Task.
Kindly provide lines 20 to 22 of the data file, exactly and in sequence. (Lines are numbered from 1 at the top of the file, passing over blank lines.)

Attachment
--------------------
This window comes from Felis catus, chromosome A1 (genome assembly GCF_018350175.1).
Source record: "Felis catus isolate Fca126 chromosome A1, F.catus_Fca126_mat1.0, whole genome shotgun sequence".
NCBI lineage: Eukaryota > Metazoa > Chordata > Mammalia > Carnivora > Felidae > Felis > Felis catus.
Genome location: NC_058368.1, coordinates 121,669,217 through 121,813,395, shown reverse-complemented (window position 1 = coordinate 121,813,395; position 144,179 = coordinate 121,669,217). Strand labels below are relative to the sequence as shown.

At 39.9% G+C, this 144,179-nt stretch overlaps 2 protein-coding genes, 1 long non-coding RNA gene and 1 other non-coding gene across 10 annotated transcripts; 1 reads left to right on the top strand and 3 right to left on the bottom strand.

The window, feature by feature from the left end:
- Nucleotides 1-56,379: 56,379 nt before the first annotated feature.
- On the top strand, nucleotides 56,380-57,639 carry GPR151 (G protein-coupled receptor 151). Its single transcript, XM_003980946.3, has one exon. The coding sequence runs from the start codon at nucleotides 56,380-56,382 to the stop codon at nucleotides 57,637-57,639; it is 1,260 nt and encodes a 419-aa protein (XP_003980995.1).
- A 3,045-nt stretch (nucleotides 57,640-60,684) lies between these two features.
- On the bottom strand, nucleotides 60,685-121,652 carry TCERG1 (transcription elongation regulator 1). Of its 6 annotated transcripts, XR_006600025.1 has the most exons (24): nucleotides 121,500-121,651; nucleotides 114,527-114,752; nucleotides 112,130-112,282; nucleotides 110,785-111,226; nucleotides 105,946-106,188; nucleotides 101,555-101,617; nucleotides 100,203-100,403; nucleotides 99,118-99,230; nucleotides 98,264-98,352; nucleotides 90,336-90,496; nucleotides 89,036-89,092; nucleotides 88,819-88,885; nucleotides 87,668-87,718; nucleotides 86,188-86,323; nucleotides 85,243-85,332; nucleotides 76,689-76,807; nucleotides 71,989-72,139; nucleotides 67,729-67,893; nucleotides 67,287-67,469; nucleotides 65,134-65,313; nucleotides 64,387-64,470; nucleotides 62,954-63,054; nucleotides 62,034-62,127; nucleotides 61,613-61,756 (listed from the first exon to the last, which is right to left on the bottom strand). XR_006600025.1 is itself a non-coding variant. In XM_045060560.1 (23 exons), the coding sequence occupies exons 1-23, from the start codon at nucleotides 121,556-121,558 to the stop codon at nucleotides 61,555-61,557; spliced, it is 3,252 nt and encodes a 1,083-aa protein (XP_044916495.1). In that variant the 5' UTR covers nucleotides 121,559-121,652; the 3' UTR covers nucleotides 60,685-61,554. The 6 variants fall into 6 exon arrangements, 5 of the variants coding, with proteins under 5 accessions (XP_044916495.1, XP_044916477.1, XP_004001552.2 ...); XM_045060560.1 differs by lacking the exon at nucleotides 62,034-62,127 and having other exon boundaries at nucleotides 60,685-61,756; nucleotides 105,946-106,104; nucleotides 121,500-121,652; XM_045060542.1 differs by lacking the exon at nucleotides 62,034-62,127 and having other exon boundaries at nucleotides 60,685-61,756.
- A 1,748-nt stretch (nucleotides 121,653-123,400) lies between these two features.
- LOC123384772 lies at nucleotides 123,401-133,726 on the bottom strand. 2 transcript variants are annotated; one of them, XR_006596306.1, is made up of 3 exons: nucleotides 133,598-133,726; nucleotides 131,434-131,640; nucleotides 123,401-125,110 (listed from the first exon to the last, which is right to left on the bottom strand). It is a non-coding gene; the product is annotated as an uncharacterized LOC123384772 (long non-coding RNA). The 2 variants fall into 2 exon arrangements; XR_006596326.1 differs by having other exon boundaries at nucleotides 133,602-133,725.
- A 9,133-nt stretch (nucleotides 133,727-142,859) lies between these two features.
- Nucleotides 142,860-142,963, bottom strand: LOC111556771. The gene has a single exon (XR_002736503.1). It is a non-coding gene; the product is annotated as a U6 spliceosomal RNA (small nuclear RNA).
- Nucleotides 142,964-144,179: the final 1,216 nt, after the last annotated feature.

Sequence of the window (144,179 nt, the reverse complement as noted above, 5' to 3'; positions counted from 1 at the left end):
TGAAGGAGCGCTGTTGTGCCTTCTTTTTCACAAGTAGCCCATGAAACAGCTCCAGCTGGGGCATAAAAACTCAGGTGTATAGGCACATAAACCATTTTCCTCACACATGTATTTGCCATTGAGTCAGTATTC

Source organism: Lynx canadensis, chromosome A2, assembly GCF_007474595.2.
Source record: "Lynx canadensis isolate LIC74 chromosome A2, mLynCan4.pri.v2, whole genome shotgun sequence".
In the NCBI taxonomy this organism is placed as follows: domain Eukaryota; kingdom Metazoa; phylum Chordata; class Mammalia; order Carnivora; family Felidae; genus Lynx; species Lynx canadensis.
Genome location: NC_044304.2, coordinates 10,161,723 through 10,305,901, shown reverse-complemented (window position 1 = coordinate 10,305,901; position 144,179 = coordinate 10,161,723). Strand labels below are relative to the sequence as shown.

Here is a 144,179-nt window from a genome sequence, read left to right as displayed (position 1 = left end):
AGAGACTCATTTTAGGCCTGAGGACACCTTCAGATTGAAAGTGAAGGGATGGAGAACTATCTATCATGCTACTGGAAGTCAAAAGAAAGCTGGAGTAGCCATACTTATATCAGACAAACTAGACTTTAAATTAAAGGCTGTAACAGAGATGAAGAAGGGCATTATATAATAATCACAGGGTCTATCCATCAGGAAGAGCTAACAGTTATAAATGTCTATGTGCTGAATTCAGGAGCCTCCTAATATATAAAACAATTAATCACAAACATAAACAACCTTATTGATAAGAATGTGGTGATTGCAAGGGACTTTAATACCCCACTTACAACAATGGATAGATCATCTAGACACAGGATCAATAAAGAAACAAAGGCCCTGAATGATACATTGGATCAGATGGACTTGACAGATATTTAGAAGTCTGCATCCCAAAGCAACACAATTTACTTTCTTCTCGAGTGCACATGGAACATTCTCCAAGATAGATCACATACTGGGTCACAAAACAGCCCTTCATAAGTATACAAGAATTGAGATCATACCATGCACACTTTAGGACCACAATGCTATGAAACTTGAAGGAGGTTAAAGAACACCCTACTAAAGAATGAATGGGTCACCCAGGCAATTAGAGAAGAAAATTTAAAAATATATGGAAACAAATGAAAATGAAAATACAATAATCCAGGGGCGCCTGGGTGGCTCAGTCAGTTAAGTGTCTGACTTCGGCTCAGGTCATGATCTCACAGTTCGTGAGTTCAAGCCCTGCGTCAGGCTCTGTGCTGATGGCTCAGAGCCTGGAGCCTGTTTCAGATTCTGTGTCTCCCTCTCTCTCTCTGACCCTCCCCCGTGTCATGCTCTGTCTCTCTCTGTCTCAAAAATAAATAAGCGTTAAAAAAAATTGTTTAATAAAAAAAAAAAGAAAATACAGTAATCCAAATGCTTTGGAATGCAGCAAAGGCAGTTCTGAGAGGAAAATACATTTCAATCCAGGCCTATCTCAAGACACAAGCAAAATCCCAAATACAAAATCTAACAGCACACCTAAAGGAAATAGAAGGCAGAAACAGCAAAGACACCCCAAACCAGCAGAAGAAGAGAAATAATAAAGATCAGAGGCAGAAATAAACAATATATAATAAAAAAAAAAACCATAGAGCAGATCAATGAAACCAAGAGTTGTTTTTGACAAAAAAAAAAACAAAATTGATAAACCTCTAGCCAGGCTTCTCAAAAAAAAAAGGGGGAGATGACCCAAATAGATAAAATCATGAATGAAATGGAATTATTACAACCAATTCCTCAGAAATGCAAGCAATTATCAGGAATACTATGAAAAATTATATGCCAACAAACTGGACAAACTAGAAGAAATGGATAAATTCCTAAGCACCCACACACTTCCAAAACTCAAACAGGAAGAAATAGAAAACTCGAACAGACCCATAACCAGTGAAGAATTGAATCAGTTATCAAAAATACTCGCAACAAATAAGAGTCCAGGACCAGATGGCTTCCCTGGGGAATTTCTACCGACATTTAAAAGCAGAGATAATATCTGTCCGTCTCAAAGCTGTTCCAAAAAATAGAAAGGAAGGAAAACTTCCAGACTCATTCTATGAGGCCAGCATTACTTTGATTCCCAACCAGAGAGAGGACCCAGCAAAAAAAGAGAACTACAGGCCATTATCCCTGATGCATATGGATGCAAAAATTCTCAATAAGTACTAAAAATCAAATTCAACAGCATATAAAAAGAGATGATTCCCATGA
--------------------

In the NCBI taxonomy this organism is placed as follows: domain Eukaryota; kingdom Metazoa; phylum Chordata; class Mammalia; order Carnivora; family Felidae; genus Lynx; species Lynx canadensis.
Genome location: NC_044304.2, coordinates 10,161,723 through 10,305,901, shown reverse-complemented (window position 1 = coordinate 10,305,901; position 144,179 = coordinate 10,161,723). Strand labels below are relative to the sequence as shown.

Here is a 144,179-nt window from a genome sequence, read left to right as displayed (position 1 = left end):